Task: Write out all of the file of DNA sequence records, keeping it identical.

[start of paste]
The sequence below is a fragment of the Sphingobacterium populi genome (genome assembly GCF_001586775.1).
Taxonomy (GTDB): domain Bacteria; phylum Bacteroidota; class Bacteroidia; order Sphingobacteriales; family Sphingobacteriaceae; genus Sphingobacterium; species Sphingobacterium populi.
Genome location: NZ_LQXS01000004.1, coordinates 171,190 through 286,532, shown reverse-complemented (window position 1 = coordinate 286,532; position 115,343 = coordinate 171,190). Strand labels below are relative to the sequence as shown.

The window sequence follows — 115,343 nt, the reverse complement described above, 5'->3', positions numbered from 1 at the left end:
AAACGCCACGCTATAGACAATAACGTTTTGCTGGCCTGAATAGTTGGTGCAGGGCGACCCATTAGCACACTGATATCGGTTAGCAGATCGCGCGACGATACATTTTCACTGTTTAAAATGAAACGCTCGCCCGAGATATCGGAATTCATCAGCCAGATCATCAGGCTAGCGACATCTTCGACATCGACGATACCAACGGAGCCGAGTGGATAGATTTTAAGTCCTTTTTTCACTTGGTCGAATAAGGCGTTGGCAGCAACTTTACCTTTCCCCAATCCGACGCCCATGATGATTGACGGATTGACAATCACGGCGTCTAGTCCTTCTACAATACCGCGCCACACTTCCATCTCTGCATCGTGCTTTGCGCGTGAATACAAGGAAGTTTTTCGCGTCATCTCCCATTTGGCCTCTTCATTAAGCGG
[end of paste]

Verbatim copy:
The sequence below is a fragment of the Sphingobacterium populi genome (genome assembly GCF_001586775.1).
Taxonomy (GTDB): domain Bacteria; phylum Bacteroidota; class Bacteroidia; order Sphingobacteriales; family Sphingobacteriaceae; genus Sphingobacterium; species Sphingobacterium populi.
Genome location: NZ_LQXS01000004.1, coordinates 171,190 through 286,532, shown reverse-complemented (window position 1 = coordinate 286,532; position 115,343 = coordinate 171,190). Strand labels below are relative to the sequence as shown.

The window sequence follows — 115,343 nt, the reverse complement described above, 5'->3', positions numbered from 1 at the left end:
AAACGCCACGCTATAGACAATAACGTTTTGCTGGCCTGAATAGTTGGTGCAGGGCGACCCATTAGCACACTGATATCGGTTAGCAGATCGCGCGACGATACATTTTCACTGTTTAAAATGAAACGCTCGCCCGAGATATCGGAATTCATCAGCCAGATCATCAGGCTAGCGACATCTTCGACATCGACGATACCAACGGAGCCGAGTGGATAGATTTTAAGTCCTTTTTTCACTTGGTCGAATAAGGCGTTGGCAGCAACTTTACCTTTCCCCAATCCGACGCCCATGATGATTGACGGATTGACAATCACGGCGTCTAGTCCTTCTACAATACCGCGCCACACTTCCATCTCTGCATCGTGCTTTGCGCGTGAATACAAGGAAGTTTTTCGCGTCATCTCCCATTTGGCCTCTTCATTAAGCGG